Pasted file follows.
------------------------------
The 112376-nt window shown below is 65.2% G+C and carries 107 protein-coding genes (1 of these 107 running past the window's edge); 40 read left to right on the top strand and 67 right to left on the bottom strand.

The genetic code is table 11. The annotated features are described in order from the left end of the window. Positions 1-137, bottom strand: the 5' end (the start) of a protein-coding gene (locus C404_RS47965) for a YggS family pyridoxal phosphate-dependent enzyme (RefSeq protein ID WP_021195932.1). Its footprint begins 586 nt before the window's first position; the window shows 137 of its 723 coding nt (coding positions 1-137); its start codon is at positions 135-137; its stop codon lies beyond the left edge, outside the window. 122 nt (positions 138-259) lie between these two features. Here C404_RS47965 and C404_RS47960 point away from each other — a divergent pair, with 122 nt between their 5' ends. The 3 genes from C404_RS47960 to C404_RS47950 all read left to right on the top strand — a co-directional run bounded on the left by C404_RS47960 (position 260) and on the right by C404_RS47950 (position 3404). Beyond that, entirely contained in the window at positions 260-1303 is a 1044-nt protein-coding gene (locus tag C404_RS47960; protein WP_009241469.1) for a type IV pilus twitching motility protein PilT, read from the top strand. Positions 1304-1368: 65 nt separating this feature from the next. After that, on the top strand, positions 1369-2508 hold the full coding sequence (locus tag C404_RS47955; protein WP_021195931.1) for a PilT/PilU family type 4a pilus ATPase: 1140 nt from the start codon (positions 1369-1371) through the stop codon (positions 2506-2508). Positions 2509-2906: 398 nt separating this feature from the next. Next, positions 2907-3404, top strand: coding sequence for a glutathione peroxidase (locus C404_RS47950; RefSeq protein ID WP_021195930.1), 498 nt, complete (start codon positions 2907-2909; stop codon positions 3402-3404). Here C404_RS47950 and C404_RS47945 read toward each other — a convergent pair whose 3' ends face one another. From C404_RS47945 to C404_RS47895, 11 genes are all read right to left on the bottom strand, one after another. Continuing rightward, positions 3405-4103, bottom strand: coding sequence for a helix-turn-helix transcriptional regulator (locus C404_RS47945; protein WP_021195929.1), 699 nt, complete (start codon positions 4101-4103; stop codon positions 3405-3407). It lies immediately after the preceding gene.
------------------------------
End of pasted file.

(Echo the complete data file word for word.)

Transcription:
The 112376-nt window shown below is 65.2% G+C and carries 107 protein-coding genes (1 of these 107 running past the window's edge); 40 read left to right on the top strand and 67 right to left on the bottom strand.

The genetic code is table 11. The annotated features are described in order from the left end of the window. Positions 1-137, bottom strand: the 5' end (the start) of a protein-coding gene (locus C404_RS47965) for a YggS family pyridoxal phosphate-dependent enzyme (RefSeq protein ID WP_021195932.1). Its footprint begins 586 nt before the window's first position; the window shows 137 of its 723 coding nt (coding positions 1-137); its start codon is at positions 135-137; its stop codon lies beyond the left edge, outside the window. 122 nt (positions 138-259) lie between these two features. Here C404_RS47965 and C404_RS47960 point away from each other — a divergent pair, with 122 nt between their 5' ends. The 3 genes from C404_RS47960 to C404_RS47950 all read left to right on the top strand — a co-directional run bounded on the left by C404_RS47960 (position 260) and on the right by C404_RS47950 (position 3404). Beyond that, entirely contained in the window at positions 260-1303 is a 1044-nt protein-coding gene (locus tag C404_RS47960; protein WP_009241469.1) for a type IV pilus twitching motility protein PilT, read from the top strand. Positions 1304-1368: 65 nt separating this feature from the next. After that, on the top strand, positions 1369-2508 hold the full coding sequence (locus tag C404_RS47955; protein WP_021195931.1) for a PilT/PilU family type 4a pilus ATPase: 1140 nt from the start codon (positions 1369-1371) through the stop codon (positions 2506-2508). Positions 2509-2906: 398 nt separating this feature from the next. Next, positions 2907-3404, top strand: coding sequence for a glutathione peroxidase (locus C404_RS47950; RefSeq protein ID WP_021195930.1), 498 nt, complete (start codon positions 2907-2909; stop codon positions 3402-3404). Here C404_RS47950 and C404_RS47945 read toward each other — a convergent pair whose 3' ends face one another. From C404_RS47945 to C404_RS47895, 11 genes are all read right to left on the bottom strand, one after another. Continuing rightward, positions 3405-4103, bottom strand: coding sequence for a helix-turn-helix transcriptional regulator (locus C404_RS47945; protein WP_021195929.1), 699 nt, complete (start codon positions 4101-4103; stop codon positions 3405-3407). It lies immediately after the preceding gene.